The raid in Molenbeek is still ongoing. There are reports that suspects have been arrested:

French Interior Minister Cazeneuve said that police conducted 168 raids overnight and 104 people have been placed under house arrest.

Paris attacks mastermind Abdelhamid Abaaoud
Isis Abdelhamid Abaaoud at the wheel of a car in Syria

The suspected mastermind of the Paris attacks is Abdelhamid Abaaoud, a 28-year-old Belgian of Moroccan origin. Abaaoud was named in January as the alleged leader of a jihadi cell dismantled in Belgium.

Abaaoud managed to flee after two people were arrested in Athens in connection with the Belgian investigation. The country's justice minister said at the time that the arrests "did not succeed in nabbing the right person".

Two suspects belonging to Abaaoud's cell were shot dead in a fierce gun battle in the town of Verviers. They were plotting to kill Begian police officers.

Abaaoud spent time fighting alongside IS in Syria and was known to security forces after appearing in an IS video, at the wheel of a car transporting mutilated bodies to a mass grave.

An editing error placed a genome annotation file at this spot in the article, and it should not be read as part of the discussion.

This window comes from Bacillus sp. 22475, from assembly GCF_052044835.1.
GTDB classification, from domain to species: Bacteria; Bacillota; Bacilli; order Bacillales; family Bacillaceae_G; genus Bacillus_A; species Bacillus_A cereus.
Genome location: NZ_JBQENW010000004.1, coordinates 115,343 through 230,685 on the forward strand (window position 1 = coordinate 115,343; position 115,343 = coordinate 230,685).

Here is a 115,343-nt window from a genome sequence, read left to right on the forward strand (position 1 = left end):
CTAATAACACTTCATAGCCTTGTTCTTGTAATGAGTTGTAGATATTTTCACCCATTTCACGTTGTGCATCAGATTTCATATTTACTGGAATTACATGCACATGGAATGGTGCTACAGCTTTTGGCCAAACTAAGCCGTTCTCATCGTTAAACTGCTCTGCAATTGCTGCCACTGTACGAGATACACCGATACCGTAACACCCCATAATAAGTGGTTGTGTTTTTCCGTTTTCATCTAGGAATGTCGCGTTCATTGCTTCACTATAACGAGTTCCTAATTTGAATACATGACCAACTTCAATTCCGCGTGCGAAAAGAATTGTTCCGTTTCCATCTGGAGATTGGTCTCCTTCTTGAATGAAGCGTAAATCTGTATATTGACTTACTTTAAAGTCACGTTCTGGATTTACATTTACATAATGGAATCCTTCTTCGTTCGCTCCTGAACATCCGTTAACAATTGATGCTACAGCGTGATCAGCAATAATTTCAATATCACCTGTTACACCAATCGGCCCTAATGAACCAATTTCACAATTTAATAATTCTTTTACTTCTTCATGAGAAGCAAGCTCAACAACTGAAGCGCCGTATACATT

His jihadist cell is linked to foiled Thalys attack in August and the foiled attack on Villejuif churches in April.

He is believed to have planned the Paris attacks from Syria, where he lives at the moment.

British security services prevented another attack in UK in October, making it seven prevented this year, Number 10 says.

The suspected mastermind of the Paris attacks has been identified as Belgian Abdelhamid Abaaoud, also linked to thwarted train and church attacks.

Here's an alleged picture of him from Twitter:

Belgian police have carried out a raid in the district of Molenbeek in Brussels, where two attackers lived:

Bataclan suicide bomber Samy Amimour, born in 1987, was charged in 2012 for terrorism offences and placed under judicial supervision before dropping off the radar in 2013.

He was also subject of an international arrest warrant from the Interpol.

Amimour's family said that he went to Syria two years ago.

Read the article here.

The terror attacks in Paris were planned and organised from Syria, according to French Prime Minister Manuel Valls. He also said that intelligence services had prevented attacks from happening since this summer, and know that more attacks were being planned in France and other European countries. The attacks were claimed by the Islamic State (Isis).